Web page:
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  • 10/26/2009

Delayed Speech or Language Development (part2)

delayed speech or language development

The Difference between Speech and Language

Speech and language are often confused, but there is a distinction between the two:

• Speech is the verbal expression of language and includes articulation, which is the way words are formed.

• Language is much broader and refers to the entire system of expressing and receiving information in a way that's meaningful. It's understanding and being understood through communication — verbal, nonverbal, and written.

Although problems in speech and language differ, they frequently overlap. A child with a language problem may be able to pronounce words well but be unable to put more than two words together. Another child's speech may be difficult to understand, but he or she may use words and phrases to express ideas. And another child may speak well but have difficulty following directions.

Warning Signs of a Possible Problem

If you're concerned about your child's speech and language development, there are some things to watch for.

An infant who isn't responding to sound or who isn't vocalizing is of particular concern. Between 12 and 24 months, reasons for concern include a child who:

• isn't using gestures, such as pointing or waving bye-bye by 12 months

• prefers gestures over vocalizations to communicate by 18 months

• has trouble imitating sounds by 18 months

• has difficulty understanding simple verbal requests

Seek an evaluation if a child over 2 years old:

• can only imitate speech or actions and doesn't produce words or phrases spontaneously

• says only certain sounds or words repeatedly and can't use oral language to communicate more than his or her immediate needs

• can't follow simple directions

• has an unusual tone of voice (such as raspy or nasal sounding)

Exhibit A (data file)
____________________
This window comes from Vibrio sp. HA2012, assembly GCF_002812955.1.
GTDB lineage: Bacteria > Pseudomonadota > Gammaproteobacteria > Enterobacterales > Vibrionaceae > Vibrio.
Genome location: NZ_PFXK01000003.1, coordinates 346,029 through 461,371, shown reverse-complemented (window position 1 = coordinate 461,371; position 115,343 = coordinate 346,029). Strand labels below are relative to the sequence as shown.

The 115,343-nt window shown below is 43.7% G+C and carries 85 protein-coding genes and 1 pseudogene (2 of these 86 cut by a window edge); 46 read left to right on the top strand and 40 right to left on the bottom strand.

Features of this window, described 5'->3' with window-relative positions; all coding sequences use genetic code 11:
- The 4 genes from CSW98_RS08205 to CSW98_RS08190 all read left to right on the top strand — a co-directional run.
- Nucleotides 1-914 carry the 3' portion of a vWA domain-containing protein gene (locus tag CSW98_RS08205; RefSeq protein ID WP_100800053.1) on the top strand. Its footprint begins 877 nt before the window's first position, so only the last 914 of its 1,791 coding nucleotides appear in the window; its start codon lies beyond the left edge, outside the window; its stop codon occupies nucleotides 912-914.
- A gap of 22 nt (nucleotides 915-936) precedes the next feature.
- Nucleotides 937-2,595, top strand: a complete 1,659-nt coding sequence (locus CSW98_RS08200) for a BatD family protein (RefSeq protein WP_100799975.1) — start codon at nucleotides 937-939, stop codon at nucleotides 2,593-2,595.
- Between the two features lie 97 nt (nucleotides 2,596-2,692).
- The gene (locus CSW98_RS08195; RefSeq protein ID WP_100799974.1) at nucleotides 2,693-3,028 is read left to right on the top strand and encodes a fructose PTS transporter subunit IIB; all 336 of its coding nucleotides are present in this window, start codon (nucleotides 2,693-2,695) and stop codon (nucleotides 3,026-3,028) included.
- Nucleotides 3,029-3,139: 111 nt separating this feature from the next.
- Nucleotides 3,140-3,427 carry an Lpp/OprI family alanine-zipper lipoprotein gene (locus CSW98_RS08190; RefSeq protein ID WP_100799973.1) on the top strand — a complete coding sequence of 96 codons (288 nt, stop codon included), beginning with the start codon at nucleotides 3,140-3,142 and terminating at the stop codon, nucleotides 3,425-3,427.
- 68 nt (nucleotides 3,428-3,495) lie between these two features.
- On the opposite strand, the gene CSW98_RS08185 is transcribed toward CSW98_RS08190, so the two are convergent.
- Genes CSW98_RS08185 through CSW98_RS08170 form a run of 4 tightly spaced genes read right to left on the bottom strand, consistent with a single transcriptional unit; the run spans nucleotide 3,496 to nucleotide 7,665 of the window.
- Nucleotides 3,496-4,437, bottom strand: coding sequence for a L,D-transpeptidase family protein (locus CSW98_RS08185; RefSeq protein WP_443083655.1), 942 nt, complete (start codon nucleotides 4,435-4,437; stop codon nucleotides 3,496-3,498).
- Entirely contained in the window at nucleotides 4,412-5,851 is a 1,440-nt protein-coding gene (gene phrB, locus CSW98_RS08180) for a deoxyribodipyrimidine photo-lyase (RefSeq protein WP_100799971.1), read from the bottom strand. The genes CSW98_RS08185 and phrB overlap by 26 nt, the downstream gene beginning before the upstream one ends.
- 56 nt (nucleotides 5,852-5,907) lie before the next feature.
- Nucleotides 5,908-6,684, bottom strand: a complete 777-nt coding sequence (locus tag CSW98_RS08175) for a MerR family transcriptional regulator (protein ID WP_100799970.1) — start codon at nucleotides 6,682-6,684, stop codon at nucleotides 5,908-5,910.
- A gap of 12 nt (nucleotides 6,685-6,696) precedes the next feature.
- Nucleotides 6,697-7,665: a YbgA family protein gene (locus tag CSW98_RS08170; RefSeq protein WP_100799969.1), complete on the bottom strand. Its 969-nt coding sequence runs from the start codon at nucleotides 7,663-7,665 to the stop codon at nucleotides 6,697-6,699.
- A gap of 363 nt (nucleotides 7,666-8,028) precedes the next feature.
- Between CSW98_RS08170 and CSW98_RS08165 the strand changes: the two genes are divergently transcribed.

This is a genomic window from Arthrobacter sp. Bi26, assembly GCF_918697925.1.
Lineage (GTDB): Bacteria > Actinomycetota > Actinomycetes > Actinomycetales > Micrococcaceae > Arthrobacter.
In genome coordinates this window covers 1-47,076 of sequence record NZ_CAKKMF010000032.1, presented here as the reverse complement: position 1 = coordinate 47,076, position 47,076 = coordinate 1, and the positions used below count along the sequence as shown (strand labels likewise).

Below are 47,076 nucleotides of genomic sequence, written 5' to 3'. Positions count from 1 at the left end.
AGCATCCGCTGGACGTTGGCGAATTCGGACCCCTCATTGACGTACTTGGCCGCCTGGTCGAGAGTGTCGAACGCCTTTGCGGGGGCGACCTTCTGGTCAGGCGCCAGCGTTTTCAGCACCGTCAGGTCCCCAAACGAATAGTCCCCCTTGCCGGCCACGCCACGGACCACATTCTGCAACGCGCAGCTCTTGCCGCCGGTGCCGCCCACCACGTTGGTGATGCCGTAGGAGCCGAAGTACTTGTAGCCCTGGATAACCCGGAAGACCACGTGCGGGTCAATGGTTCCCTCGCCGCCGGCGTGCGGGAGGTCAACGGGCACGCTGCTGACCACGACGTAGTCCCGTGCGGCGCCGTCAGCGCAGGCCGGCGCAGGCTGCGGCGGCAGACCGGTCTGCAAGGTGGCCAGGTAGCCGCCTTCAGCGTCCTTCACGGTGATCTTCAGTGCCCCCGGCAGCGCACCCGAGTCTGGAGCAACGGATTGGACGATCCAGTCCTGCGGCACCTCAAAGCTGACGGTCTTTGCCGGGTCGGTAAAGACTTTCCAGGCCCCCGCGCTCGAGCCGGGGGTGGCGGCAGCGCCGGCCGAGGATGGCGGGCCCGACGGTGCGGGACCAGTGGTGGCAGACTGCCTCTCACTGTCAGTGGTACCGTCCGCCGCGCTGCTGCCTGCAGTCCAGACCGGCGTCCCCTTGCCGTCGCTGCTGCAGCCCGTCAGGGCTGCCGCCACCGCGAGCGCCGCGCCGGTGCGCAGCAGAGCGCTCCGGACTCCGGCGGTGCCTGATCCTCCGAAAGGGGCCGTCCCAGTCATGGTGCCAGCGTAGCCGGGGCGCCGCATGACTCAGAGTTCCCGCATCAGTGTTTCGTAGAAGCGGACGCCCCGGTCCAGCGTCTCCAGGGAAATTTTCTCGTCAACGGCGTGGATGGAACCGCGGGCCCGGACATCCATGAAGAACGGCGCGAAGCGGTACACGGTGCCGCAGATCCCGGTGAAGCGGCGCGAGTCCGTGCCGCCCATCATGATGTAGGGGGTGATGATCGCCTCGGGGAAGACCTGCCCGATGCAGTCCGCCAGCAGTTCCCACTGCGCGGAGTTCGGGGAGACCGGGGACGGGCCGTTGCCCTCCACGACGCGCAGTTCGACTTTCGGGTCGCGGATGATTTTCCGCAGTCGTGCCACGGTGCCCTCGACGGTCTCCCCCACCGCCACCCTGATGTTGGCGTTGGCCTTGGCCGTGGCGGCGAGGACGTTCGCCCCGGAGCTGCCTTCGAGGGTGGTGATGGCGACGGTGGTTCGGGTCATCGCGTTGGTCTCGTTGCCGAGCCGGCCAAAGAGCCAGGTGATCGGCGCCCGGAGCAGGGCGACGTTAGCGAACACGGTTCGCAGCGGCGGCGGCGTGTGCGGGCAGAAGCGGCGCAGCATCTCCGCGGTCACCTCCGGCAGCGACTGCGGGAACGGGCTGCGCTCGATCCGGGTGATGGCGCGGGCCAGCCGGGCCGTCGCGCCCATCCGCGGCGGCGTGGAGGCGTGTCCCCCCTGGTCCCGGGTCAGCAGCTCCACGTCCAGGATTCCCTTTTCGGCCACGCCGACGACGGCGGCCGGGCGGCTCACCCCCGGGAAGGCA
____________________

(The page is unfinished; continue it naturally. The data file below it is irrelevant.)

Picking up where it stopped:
• is more difficult to understand than expected for his or her age. Parents and regular caregivers should understand about half of a child's speech at 2 years and about three quarters at 3 years. By 4 years old, a child should be mostly understood, even by people who don't know the child.

Causes of Delayed Speech or Language

Many things can cause delays in speech and language development. Speech delays in an otherwise normally developing child can sometimes be caused by oral impairments, like problems with the tongue or palate (the roof of the mouth). A short frenulum (the fold beneath the tongue) can limit tongue movement for speech production.

Many kids with speech delays have oral-motor problems, meaning there's inefficient communication in the areas of the brain responsible for speech production. The child encounters difficulty using the lips, tongue, and jaw to produce speech sounds. Speech may be the only problem or may be accompanied by other oral-motor problems such as feeding difficulties. A speech delay may also indicate a more 'global' (or general) developmental delay.

Hearing problems are also commonly related to delayed speech, which is why a child's hearing should be tested by an audiologist whenever there's a speech concern. A child who has trouble hearing may have trouble understanding, imitating, and using language.

Ear infections, especially chronic infections, can affect hearing ability. Simple ear infections that have been adequately treated, though, should have no effect on speech.

delayed speech or language development

Source:kidshealth.org


Other links:

Delayed Speech or Language Development (part1)

Communication and Your Newborn

Parent’s Duties in Communication to Newborn

Communication and Your 1- to 3-Month-Old

Methods for Parents & Communicate to 1- to 3-Month-Old Babies

Communication and Your 4- to 7-Month-Old

Parents in Communication to 4- to 7-Month-Old

Communication and Your 8- to 12-Month-Old

Communication and Your 1- to 2-Year-Old 

Parents in Communication to 1- to 2-Year-Old 

Communication and Your 2- to 3-Year-Old 

Communication and Your 4- to 5-Year-Old

Communication and Your 6- to 12-Year-Old

Communication and Your 13- to 18-Year-Old

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